The test shows the average blood sugar during the last three months. The higher the blood sugar the higher the HbA1c. The high blood sugar over a long period of time causes damage to the large and small blood vessels therefore increasing the risk of complications from diabetes. 4. Hypoglycemia is a condition that occurs when the blood sugar (glucose) is too low. Blood sugar below 70 mg/dL is considered low. The most common causes of low blood sugar in people with diabetes are: •Taking your insulin or diabetes medicine at the wrong time •Taking too much insulin or diabetes medicine by mistake Not eating enough during meals or snacks after you have taken insulin or diabetes medicine •Skipping meals •Waiting to eat your meals •Exercising more or at a different time than usual Early signs of hypoglycemia may include: hunger, shaking, fast heartbeat , weakness or even confusion. Eat something that has about 15 grams of carbohydrates. Examples are: •3 glucose tablets •A 1/2 cup (4 ounces) of fruit juice or regular, non-diet soda •5 or 6 hard candies •1 tablespoon sugar, plain or dissolved in water •1 tablespoon honey or syrup Untreated, hypoglycemia from too much insulin can lead to loss of consciousness and coma.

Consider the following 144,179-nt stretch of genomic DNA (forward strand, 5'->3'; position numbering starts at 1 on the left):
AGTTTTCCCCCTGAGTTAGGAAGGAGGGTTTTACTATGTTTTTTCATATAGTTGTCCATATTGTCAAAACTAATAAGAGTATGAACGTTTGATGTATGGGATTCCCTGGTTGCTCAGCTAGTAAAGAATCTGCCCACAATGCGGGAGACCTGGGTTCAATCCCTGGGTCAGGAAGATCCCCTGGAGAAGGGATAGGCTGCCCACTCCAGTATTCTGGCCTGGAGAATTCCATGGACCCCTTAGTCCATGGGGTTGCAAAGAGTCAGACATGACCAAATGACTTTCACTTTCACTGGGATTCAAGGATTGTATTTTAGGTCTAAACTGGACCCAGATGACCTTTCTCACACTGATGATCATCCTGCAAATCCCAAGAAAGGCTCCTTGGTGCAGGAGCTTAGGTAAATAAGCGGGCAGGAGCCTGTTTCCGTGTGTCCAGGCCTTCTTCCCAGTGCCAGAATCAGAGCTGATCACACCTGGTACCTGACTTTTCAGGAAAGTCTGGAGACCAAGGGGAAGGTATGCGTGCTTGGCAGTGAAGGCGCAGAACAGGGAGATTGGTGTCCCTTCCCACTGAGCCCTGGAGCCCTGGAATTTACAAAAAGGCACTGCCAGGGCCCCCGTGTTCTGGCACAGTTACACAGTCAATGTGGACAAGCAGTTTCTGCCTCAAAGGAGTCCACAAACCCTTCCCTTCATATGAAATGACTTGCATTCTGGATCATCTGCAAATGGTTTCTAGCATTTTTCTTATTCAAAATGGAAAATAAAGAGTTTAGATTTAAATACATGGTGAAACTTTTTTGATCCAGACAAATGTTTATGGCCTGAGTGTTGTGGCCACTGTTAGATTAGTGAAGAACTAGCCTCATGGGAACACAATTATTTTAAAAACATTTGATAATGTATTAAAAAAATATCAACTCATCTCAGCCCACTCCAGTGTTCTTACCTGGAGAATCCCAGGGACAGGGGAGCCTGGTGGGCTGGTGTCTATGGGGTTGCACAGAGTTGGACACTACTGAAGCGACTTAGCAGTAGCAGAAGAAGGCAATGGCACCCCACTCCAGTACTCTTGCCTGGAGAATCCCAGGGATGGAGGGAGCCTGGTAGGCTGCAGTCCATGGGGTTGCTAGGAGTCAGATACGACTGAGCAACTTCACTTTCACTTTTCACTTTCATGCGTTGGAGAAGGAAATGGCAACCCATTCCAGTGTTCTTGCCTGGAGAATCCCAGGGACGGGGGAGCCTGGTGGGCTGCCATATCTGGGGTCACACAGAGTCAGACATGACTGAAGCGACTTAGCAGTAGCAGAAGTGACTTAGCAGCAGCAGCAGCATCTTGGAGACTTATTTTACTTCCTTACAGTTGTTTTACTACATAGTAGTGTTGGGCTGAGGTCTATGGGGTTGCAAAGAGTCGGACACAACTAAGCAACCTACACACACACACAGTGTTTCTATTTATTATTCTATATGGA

Patients with diabetes should always carry some snacks with them in case of hypoglycemia. 5. Hyperglycemia is the technical term for high blood glucose (sugar). High blood glucose happens when the body has too little insulin or when the body can’t use insulin properly so too much sugar in the blood. Early signs of hyperglycemia in diabetes may include: blood sugar above 200mg/dl, rapid or weak pulse, skin flushed, hot and dry, low blood pressure, drowsiness. If breath has sweet, fruity odor- risk of developing diabetic ketoacidosis( medical emergency).
A number of things can cause hyperglycemia: not enough of insulin given, or insulin is not as effective as it should be, patient ate more food than he/she planned, stress from an illness, such as a cold or flu ,or other stress, such as family conflicts etc. To prevent hyperglycemia/hypoglacemia in diabetes, patient must follow her meal plan, exercise program, and medicine schedule. •Know your diet, count the total amounts of carbohydrate that you are consuming •Test your blood sugar regularly. •Know that you have to contact your health care provider if you have repeated abnormal blood sugar readings. Make sure you always wear medical identification that states you have diabetes so you can receive proper treatment in the event of an emergency. The patient needs to be reminded to record the blood glucose values on a log sheet with the date and time and any associated signs and symptoms that he/she is experiencing at the time the specimen was obtained. This log should be shared with his/her primary care practitioner. The purpose of the sliding scale is to lower down elevated blood sugar level by rapid acting or regular acting insulin subcutaneously.